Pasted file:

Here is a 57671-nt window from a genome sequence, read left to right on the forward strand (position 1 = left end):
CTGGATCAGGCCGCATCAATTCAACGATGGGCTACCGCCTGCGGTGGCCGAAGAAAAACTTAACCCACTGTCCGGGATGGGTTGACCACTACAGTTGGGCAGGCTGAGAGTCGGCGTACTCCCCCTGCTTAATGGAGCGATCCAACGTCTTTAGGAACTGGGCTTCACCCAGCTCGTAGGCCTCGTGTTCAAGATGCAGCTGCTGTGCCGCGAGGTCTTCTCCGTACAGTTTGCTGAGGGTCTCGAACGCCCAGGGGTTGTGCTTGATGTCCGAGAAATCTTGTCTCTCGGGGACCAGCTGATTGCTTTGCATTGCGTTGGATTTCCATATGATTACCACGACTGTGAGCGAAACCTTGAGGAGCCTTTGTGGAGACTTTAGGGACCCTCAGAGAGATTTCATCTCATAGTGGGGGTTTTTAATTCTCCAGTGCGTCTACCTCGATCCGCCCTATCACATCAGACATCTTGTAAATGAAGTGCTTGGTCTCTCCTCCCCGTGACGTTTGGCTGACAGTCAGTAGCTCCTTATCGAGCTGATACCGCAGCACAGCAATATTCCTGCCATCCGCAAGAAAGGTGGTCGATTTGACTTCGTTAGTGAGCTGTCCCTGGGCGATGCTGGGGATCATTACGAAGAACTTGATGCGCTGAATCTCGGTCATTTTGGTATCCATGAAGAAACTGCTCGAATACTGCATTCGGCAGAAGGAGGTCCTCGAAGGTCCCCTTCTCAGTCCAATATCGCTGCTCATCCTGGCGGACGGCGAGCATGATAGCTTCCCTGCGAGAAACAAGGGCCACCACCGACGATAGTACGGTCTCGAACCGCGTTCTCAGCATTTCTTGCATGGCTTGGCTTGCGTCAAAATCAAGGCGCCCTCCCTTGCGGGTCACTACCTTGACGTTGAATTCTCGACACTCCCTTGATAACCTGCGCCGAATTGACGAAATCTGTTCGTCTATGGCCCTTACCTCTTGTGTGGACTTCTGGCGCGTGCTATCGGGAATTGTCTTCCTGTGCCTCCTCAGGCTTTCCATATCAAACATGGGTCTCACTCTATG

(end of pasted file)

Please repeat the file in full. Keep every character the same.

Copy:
Here is a 57671-nt window from a genome sequence, read left to right on the forward strand (position 1 = left end):
CTGGATCAGGCCGCATCAATTCAACGATGGGCTACCGCCTGCGGTGGCCGAAGAAAAACTTAACCCACTGTCCGGGATGGGTTGACCACTACAGTTGGGCAGGCTGAGAGTCGGCGTACTCCCCCTGCTTAATGGAGCGATCCAACGTCTTTAGGAACTGGGCTTCACCCAGCTCGTAGGCCTCGTGTTCAAGATGCAGCTGCTGTGCCGCGAGGTCTTCTCCGTACAGTTTGCTGAGGGTCTCGAACGCCCAGGGGTTGTGCTTGATGTCCGAGAAATCTTGTCTCTCGGGGACCAGCTGATTGCTTTGCATTGCGTTGGATTTCCATATGATTACCACGACTGTGAGCGAAACCTTGAGGAGCCTTTGTGGAGACTTTAGGGACCCTCAGAGAGATTTCATCTCATAGTGGGGGTTTTTAATTCTCCAGTGCGTCTACCTCGATCCGCCCTATCACATCAGACATCTTGTAAATGAAGTGCTTGGTCTCTCCTCCCCGTGACGTTTGGCTGACAGTCAGTAGCTCCTTATCGAGCTGATACCGCAGCACAGCAATATTCCTGCCATCCGCAAGAAAGGTGGTCGATTTGACTTCGTTAGTGAGCTGTCCCTGGGCGATGCTGGGGATCATTACGAAGAACTTGATGCGCTGAATCTCGGTCATTTTGGTATCCATGAAGAAACTGCTCGAATACTGCATTCGGCAGAAGGAGGTCCTCGAAGGTCCCCTTCTCAGTCCAATATCGCTGCTCATCCTGGCGGACGGCGAGCATGATAGCTTCCCTGCGAGAAACAAGGGCCACCACCGACGATAGTACGGTCTCGAACCGCGTTCTCAGCATTTCTTGCATGGCTTGGCTTGCGTCAAAATCAAGGCGCCCTCCCTTGCGGGTCACTACCTTGACGTTGAATTCTCGACACTCCCTTGATAACCTGCGCCGAATTGACGAAATCTGTTCGTCTATGGCCCTTACCTCTTGTGTGGACTTCTGGCGCGTGCTATCGGGAATTGTCTTCCTGTGCCTCCTCAGGCTTTCCATATCAAACATGGGTCTCACTCTATG